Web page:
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History of Political Economy 35.1 (2003) 21-48
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In Medio Stat Virtus:
An Alternative View of Usury in Adam Smith's Thinking
Maria Pia Paganelli
Some specific positions of Adam Smith have been, and still are, sources of problems and debates. Generally, the controversies concern apparent contradictions in the Smithian theory. An example of these puzzling contradictions in Smith is his position on usury laws:
In countries where interest is permitted, the law, in order to prevent the extortion of usury, generally fixes the highest rate which can be taken without incurring a penalty. This rate ought always to be somewhat above the lowest market price, or the price which is commonly paid for the use of money by those who can give the most undoubted security. (WN, II.iv.14)
How could a believer in the beauty and power of the market favor usury laws?
Modern literature tries to answer this question in at least three fashions: a “nonsense” interpretation, a “Keynes-like” interpretation, and a “Stiglitz and Weiss–like” interpretation. I will argue that these interpretations of Smith on usury laws are unsatisfactory because they neglect [End Page 21] Smith's contextual knowledge.1 I will show how the key to understanding the consistency of Smith's position on usury can be found in the difference between his contextual knowledge and ours.2
Unlike most modern economists, Smith is a moral philosopher. Smith has a well-developed classical and, I would argue, consistent view of the world. In general, for the classical Greeks and Romans, extremes are dangerous because they are too far away to be seen and known. A middle position is therefore preferred to an “extreme” position. Moreover, differently from modern economics, which assumes that information is unbiased and behavior is error-free,3 Smith's economics observes and analyzes systematic biased information that leads to systematic errors. By acknowledging systematic bias and preferring a middle position, it is possible to make sense of Smith's position on usury.
Evidence that understanding Smith's defense of usury laws requires the tools of moral philosophy and systematic biases can be found in the extensive use of these two instruments in The Wealth of Nations and The Theory of Moral Sentiments, as well as in the interaction between Smith and his most famous intellectual adversary on usury—Jeremy Bentham.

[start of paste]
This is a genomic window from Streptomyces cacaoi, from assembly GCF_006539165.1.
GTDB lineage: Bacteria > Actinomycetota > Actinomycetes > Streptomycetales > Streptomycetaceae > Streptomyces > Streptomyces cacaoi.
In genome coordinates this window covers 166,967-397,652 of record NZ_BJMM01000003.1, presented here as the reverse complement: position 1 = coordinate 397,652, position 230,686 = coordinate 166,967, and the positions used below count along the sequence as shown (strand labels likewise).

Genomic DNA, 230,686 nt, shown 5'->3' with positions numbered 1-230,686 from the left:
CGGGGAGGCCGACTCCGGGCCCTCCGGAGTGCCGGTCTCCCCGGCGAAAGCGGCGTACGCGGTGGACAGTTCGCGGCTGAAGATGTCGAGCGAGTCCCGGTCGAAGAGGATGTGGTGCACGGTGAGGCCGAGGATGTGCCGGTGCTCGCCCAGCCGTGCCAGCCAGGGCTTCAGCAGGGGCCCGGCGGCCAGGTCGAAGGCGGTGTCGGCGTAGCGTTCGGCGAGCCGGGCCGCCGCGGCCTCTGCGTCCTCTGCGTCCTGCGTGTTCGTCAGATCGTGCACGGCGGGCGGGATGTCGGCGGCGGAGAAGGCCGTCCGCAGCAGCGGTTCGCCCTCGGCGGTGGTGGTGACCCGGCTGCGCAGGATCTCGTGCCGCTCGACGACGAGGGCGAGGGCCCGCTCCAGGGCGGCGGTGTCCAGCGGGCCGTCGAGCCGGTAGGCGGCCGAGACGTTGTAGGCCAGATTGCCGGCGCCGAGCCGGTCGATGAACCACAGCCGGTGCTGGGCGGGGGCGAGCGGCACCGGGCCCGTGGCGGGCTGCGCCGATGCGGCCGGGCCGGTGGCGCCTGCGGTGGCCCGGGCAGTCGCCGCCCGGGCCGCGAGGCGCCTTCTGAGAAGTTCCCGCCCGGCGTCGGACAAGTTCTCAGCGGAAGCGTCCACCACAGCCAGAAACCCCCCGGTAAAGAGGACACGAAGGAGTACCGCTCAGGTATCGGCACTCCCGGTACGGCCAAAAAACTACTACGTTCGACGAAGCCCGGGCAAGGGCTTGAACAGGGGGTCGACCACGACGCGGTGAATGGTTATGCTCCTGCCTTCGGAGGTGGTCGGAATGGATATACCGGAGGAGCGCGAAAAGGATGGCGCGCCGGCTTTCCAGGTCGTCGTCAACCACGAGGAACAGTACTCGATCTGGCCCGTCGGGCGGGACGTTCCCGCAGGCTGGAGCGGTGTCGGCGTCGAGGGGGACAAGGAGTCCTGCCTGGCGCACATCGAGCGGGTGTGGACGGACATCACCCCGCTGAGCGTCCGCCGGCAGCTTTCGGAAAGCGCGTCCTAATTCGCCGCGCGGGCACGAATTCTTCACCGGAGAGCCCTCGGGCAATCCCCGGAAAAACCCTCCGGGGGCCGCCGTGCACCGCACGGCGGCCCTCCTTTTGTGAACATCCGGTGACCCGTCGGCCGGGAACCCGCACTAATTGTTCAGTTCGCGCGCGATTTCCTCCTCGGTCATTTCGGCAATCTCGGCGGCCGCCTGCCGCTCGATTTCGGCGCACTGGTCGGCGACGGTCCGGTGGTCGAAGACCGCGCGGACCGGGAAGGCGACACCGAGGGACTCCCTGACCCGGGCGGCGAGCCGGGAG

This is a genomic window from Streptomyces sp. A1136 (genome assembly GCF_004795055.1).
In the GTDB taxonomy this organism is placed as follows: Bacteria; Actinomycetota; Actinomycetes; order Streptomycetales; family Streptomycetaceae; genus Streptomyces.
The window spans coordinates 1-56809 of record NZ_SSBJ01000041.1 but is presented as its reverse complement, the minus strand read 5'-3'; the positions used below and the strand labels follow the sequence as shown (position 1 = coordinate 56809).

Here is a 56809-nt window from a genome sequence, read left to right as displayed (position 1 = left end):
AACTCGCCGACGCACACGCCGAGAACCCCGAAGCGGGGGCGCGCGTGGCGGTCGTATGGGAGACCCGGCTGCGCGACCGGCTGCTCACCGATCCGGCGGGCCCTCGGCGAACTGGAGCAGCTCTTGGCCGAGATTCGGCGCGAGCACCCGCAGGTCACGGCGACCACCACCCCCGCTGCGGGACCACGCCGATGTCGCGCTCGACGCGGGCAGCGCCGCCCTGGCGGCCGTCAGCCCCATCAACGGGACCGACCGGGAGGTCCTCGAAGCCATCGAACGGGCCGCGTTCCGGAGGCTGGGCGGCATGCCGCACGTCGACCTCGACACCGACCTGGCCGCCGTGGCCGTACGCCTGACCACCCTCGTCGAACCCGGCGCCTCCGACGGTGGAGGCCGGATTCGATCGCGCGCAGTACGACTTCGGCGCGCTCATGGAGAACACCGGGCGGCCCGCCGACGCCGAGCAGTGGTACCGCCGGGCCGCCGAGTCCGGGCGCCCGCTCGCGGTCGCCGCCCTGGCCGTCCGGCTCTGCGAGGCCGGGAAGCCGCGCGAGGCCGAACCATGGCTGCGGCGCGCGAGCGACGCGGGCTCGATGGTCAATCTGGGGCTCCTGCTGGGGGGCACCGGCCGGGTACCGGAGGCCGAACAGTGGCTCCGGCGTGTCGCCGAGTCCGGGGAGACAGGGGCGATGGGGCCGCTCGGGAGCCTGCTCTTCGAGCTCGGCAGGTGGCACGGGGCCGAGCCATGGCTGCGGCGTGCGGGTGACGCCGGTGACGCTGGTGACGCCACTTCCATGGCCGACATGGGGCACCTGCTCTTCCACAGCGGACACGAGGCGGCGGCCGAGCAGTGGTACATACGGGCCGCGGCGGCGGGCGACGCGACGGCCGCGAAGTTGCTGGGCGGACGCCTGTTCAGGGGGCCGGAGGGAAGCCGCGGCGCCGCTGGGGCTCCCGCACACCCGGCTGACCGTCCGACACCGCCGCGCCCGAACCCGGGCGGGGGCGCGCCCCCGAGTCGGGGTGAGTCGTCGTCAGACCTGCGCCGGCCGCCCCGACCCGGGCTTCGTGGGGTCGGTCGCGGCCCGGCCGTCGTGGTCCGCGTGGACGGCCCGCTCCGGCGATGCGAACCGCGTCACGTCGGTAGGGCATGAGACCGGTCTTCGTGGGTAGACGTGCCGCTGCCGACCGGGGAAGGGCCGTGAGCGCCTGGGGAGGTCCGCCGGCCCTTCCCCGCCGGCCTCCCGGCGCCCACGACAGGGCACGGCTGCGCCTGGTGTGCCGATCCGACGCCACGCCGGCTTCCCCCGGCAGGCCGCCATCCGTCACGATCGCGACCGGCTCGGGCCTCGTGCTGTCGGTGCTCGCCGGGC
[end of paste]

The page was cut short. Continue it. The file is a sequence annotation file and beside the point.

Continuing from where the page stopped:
To show how usury laws make sense in Smith's world, but not in Smith's world seen through some modern lenses, I will consider the possibility of reaching Smith both “from the past” and “from the future.” Reaching Smith's position on usury laws from the past is my present attempt. Trying to reach Smith from the future is what current literature on Smith and usury laws has unsuccessfully tried.
Reaching Smith's Position on Usury with the Instruments Available in His Day
Before being the father of economics, Adam Smith was a professor of moral philosophy. I will therefore look into the “toolbox” of moral philosophy to find interpretative instruments. [End Page 22]
Smith lived during the transition from the ancien régime to modernity. The principles (economic and otherwise) to which Smith subscribed coincide with some principles that are still recognized today, but Smith's understanding of economics was informed by his knowledge of Greek and Roman literature (see Paganelli 2000 and Griswold 1999). So, while Smith rejects a theological justification of usury laws, which was proposed by many before him,4 he also does not embrace a more amoral rationality, which some of his contemporaries of less classical education more likely held.5 As I will show below, Smith's justification of usury laws was nonreligious (in contrast with most of his predecessors) but rested on a moral base (in contrast with most of his contemporaries and successors).
The Classical Medietas
In the eighteenth century, moral philosophy was still heavily based on the works of the ancient Greeks and Romans. Smith gives us evidence in all his works of his deep knowledge of the classics.